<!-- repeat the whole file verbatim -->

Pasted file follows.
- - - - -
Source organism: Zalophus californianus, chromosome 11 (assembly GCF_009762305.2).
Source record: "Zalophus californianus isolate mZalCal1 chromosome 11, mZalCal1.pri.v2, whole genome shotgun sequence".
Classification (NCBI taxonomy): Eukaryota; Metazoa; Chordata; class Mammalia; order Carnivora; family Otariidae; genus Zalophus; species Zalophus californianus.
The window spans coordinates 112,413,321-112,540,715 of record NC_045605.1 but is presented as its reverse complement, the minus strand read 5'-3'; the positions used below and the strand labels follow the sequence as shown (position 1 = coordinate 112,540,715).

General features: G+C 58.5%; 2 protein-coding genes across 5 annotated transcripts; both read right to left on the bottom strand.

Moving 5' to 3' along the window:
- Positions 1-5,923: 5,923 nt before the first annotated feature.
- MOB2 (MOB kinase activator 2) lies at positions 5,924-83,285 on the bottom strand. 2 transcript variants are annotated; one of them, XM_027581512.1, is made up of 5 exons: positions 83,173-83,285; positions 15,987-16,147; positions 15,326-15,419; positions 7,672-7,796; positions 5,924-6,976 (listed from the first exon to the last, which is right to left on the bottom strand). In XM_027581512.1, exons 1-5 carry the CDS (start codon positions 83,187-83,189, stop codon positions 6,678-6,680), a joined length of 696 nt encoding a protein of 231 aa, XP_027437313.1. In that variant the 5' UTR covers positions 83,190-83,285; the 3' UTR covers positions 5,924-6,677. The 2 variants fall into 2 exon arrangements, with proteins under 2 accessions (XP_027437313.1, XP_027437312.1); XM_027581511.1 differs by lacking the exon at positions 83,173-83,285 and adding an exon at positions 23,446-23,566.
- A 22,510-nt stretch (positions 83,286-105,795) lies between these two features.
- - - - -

Source organism: Zalophus californianus, chromosome 11 (assembly GCF_009762305.2).
Source record: "Zalophus californianus isolate mZalCal1 chromosome 11, mZalCal1.pri.v2, whole genome shotgun sequence".
Classification (NCBI taxonomy): Eukaryota; Metazoa; Chordata; class Mammalia; order Carnivora; family Otariidae; genus Zalophus; species Zalophus californianus.
The window spans coordinates 112,413,321-112,540,715 of record NC_045605.1 but is presented as its reverse complement, the minus strand read 5'-3'; the positions used below and the strand labels follow the sequence as shown (position 1 = coordinate 112,540,715).

General features: G+C 58.5%; 2 protein-coding genes across 5 annotated transcripts; both read right to left on the bottom strand.

Moving 5' to 3' along the window:
- Positions 1-5,923: 5,923 nt before the first annotated feature.
- MOB2 (MOB kinase activator 2) lies at positions 5,924-83,285 on the bottom strand. 2 transcript variants are annotated; one of them, XM_027581512.1, is made up of 5 exons: positions 83,173-83,285; positions 15,987-16,147; positions 15,326-15,419; positions 7,672-7,796; positions 5,924-6,976 (listed from the first exon to the last, which is right to left on the bottom strand). In XM_027581512.1, exons 1-5 carry the CDS (start codon positions 83,187-83,189, stop codon positions 6,678-6,680), a joined length of 696 nt encoding a protein of 231 aa, XP_027437313.1. In that variant the 5' UTR covers positions 83,190-83,285; the 3' UTR covers positions 5,924-6,677. The 2 variants fall into 2 exon arrangements, with proteins under 2 accessions (XP_027437313.1, XP_027437312.1); XM_027581511.1 differs by lacking the exon at positions 83,173-83,285 and adding an exon at positions 23,446-23,566.
- A 22,510-nt stretch (positions 83,286-105,795) lies between these two features.